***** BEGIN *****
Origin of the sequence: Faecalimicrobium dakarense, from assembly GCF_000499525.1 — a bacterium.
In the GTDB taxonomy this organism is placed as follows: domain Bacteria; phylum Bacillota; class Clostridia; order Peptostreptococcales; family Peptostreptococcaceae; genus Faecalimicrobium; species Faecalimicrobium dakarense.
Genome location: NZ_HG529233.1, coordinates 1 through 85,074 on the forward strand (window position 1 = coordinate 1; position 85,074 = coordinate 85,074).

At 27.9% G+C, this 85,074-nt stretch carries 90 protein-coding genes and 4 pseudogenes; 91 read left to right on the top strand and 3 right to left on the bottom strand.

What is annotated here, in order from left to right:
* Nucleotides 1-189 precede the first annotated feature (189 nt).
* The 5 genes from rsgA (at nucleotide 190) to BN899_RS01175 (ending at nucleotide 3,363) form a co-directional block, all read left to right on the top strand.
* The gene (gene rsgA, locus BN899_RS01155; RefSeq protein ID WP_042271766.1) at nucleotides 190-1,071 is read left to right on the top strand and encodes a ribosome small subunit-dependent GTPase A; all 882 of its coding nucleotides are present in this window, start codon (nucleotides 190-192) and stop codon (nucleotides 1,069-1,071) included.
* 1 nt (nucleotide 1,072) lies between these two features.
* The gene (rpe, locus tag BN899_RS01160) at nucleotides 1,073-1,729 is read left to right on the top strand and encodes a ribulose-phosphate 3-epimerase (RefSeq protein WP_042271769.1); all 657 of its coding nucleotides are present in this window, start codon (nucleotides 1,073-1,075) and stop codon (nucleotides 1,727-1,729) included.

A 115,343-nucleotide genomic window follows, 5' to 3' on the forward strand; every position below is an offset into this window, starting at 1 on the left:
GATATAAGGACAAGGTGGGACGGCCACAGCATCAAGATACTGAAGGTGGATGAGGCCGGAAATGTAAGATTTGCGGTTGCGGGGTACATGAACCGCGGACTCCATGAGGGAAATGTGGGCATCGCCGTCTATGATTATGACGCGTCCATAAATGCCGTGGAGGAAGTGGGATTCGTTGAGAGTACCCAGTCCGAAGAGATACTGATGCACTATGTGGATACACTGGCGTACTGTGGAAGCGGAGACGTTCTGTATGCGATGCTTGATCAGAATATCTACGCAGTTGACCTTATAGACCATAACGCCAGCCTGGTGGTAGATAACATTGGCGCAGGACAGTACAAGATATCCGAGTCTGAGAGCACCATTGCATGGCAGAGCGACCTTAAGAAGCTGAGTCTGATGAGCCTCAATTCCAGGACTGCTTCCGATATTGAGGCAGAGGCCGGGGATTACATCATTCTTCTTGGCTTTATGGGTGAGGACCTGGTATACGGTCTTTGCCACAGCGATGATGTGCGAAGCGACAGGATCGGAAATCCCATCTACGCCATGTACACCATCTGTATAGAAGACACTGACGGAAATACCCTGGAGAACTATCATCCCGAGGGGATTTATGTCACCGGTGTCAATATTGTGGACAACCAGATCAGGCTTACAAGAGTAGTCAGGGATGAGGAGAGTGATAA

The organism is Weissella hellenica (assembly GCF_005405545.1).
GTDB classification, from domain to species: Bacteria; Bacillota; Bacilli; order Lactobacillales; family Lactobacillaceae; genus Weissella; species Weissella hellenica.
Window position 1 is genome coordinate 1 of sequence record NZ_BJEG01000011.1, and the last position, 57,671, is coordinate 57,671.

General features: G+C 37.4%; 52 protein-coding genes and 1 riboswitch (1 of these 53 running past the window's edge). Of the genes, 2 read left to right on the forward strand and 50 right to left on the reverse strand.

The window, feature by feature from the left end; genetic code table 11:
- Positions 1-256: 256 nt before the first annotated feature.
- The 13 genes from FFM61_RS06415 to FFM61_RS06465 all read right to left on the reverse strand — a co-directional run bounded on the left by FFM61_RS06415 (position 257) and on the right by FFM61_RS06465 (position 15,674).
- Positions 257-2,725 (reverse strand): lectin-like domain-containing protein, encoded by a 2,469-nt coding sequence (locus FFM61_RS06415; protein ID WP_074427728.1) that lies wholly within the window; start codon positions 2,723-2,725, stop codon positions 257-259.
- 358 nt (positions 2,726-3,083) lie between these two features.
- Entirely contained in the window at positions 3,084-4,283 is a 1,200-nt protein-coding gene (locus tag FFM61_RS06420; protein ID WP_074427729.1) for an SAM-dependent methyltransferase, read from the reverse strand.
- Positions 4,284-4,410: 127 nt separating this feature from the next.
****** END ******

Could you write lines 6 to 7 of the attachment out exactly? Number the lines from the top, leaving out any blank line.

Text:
* Nucleotides 1-189 precede the first annotated feature (189 nt).
* The 5 genes from rsgA (at nucleotide 190) to BN899_RS01175 (ending at nucleotide 3,363) form a co-directional block, all read left to right on the top strand.